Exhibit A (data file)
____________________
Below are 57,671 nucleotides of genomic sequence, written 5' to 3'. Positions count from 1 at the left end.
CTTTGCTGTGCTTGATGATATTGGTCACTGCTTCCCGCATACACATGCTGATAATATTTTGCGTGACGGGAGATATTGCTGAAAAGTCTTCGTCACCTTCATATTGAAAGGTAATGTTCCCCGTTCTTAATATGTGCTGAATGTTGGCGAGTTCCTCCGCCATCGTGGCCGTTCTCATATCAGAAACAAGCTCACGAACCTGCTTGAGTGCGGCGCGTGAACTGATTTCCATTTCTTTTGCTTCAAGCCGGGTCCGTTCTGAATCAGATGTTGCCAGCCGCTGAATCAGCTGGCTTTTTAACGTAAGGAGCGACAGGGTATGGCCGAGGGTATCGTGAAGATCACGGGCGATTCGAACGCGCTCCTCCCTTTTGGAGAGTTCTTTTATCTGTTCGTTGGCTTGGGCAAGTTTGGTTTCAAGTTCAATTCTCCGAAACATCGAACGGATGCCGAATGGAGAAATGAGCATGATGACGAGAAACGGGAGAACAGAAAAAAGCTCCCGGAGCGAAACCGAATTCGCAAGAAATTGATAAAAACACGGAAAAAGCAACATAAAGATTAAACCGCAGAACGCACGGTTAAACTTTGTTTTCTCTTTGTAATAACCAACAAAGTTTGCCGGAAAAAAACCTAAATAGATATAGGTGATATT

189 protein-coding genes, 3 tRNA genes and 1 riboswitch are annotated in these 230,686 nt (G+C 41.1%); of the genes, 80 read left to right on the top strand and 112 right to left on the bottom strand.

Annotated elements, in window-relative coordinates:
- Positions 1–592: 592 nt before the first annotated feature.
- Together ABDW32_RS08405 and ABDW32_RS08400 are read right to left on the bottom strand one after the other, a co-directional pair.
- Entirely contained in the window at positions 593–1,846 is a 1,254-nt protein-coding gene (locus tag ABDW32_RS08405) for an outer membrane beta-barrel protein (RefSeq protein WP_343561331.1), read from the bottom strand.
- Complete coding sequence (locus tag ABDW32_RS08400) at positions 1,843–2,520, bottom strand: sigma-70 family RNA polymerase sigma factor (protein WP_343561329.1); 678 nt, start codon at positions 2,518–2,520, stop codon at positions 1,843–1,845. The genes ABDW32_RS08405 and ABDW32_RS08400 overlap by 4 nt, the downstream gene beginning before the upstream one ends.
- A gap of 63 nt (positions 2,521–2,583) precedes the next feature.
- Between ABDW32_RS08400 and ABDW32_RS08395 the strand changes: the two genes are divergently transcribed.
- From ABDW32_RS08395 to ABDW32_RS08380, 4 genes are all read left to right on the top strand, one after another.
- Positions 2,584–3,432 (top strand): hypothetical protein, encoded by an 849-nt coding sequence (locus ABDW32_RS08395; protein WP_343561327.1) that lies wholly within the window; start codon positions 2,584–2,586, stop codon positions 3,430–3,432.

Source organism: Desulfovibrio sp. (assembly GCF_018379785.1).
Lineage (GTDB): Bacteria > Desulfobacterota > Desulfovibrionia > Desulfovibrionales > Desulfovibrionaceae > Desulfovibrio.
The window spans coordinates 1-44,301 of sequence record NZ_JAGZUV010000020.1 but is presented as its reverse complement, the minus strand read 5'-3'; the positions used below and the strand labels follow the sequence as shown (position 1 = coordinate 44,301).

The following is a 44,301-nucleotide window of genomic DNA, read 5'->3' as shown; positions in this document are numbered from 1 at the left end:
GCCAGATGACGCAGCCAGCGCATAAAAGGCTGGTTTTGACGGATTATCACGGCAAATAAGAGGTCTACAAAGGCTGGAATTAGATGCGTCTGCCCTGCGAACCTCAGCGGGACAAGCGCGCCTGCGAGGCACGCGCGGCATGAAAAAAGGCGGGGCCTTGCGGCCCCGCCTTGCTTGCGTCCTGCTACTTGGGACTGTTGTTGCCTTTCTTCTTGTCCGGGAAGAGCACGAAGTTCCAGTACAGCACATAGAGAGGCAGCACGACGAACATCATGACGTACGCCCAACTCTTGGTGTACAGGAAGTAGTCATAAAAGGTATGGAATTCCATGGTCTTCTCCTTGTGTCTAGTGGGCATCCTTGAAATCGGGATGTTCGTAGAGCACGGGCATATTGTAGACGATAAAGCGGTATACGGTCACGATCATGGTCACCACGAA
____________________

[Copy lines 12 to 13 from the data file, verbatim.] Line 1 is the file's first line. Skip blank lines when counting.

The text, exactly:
- Positions 2,584–3,432 (top strand): hypothetical protein, encoded by an 849-nt coding sequence (locus ABDW32_RS08395; protein WP_343561327.1) that lies wholly within the window; start codon positions 2,584–2,586, stop codon positions 3,430–3,432.

Source organism: Desulfovibrio sp. (assembly GCF_018379785.1).